Network Slicing: what’s in it

5G will mean a revolution, a transformation process that will allow operators to perform “magic” with their networks and services. The reason why operators want to “slice” their networks is based on their capacity to develop new business. These slices of network will allow operators to meet the specific needs of each vertical and within each vertical of each company. Based on their business model, operators will have more or less “slices” active and created to meet the demands of their customers.

Without Network Slicing the 5G would not be able to offer its true potential as it is a fundamental element that will help all industries develop their own digital revolution (Industry 4.0). Join this webinar to understand the business implications of Network Slicing and the benefits it will bring to operators and to all industries.

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7 Questions & Replies

  1. What are the drawbacks of the 5G ? Who will pay for the antennas?

  2. Connected from Mexico AT&T

  3. Will there be any limitations on the number of slices that there will be? – e.g. technical limitations, complexity constraints

  4. How will be set the priority in slide traffic like Health vs Automotive ?

  5. Any ideas about how operators might price different slices for clients? In the case of your Full Control option, where clients get to dynamically provision their own slices, this could imply a slicing rate card. Is this what you envisage?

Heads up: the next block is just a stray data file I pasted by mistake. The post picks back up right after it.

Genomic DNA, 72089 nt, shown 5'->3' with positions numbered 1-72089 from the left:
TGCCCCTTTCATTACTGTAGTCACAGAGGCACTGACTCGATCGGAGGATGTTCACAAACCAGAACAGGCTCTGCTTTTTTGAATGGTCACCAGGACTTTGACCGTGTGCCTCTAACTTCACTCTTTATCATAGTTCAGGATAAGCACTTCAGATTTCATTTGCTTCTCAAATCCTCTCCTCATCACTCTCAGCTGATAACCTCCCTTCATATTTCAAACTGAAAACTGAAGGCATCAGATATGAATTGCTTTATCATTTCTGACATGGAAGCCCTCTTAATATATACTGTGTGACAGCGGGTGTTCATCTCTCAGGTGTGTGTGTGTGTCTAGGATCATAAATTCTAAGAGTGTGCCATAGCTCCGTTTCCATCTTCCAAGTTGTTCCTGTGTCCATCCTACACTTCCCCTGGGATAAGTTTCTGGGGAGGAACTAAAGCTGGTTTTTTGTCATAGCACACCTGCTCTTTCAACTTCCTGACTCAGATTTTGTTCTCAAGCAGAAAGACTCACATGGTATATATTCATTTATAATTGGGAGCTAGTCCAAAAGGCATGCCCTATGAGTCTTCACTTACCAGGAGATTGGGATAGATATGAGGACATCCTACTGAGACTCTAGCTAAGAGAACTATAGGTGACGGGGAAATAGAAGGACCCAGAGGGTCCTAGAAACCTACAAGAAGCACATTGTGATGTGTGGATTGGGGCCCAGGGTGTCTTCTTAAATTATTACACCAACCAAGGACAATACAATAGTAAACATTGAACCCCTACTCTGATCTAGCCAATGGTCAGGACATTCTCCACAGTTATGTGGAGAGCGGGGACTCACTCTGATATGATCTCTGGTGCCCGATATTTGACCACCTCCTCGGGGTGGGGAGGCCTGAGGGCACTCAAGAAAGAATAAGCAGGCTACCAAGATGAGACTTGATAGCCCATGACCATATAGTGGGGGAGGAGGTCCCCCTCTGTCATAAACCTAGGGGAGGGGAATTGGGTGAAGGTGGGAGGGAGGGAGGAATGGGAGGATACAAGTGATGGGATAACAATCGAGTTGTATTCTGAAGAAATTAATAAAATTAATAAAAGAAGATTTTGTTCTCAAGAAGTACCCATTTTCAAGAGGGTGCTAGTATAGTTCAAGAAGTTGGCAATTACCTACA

6. Could we say that the network slicing is an enhanced virtual private network? (Michail Katsigiannis, Finland)

  7. Many thanks for all the questions. I try to answer them briefly one by one:
    So far I do not see drawbacks in 5G. In case you want to bring ultra high capacity to hotspots by using mmWave spectrum more antennas need to be deployed in those areas. However by implementing them based on the latest chip technology and by using appropriate backhaul technologies this is not an issue. Usually network operators will deploy the antennas but there will also be private network scenarios where enterprises will deploy networks for example at their campus.

    There is no real limit in the number of slices, it very much depends on how you can manage the complexity in the service and network orchestrator, the radio access, the core and how you can manage the underlying transport topology which is usually very heterogenous. Technologies such as microservices, the Nokia Shared Data Layer and SDN make the complexity managable.

    Priorities between different slices will be set by operators, in line with net neutrality regulations. Of course everything that is directly life endangering needs to get highest priority. E.g. an alarm triggered by heart attack needs to get higher priority than a slice for automated driving since you can slow down cars or ask drivers to take back control. However these resource conflicts should be rare exceptions in a well planned and deployed network.

    Pricing models need to be seen. Among many others the following could work:
    – prices based on slice templates which can be found in a catalog enhanced by individual configuration options. E.g. a standard price an automotive enhanced Mobile Broadband slice which can be enhanced by individual options, e.g. for map download or video streaming.
    – speed based pricing or SLA based pricing, the tougher the more expensive. Such models already exist successfully and could be used for slicing as well

    VPNs are usually made for connecting enteprise sites and employees. Compared to slicing they contain rather basic KPIs, they do not slice the (radio) access and slices are also made form companies to provide new services to their customers.

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